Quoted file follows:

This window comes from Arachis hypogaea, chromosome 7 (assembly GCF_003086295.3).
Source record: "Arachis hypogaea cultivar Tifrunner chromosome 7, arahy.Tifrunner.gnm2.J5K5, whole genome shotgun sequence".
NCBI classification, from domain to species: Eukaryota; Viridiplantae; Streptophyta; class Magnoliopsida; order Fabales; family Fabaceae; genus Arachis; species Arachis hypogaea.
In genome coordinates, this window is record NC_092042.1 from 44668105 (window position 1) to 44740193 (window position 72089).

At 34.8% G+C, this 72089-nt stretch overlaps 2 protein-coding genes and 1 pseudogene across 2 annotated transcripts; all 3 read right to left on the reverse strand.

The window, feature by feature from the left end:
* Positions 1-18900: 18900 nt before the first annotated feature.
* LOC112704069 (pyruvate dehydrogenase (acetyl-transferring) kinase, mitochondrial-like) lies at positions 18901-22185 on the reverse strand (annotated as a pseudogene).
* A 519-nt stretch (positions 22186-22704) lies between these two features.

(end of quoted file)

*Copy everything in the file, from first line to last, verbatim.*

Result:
This window comes from Arachis hypogaea, chromosome 7 (assembly GCF_003086295.3).
Source record: "Arachis hypogaea cultivar Tifrunner chromosome 7, arahy.Tifrunner.gnm2.J5K5, whole genome shotgun sequence".
NCBI classification, from domain to species: Eukaryota; Viridiplantae; Streptophyta; class Magnoliopsida; order Fabales; family Fabaceae; genus Arachis; species Arachis hypogaea.
In genome coordinates, this window is record NC_092042.1 from 44668105 (window position 1) to 44740193 (window position 72089).

At 34.8% G+C, this 72089-nt stretch overlaps 2 protein-coding genes and 1 pseudogene across 2 annotated transcripts; all 3 read right to left on the reverse strand.

The window, feature by feature from the left end:
* Positions 1-18900: 18900 nt before the first annotated feature.
* LOC112704069 (pyruvate dehydrogenase (acetyl-transferring) kinase, mitochondrial-like) lies at positions 18901-22185 on the reverse strand (annotated as a pseudogene).
* A 519-nt stretch (positions 22186-22704) lies between these two features.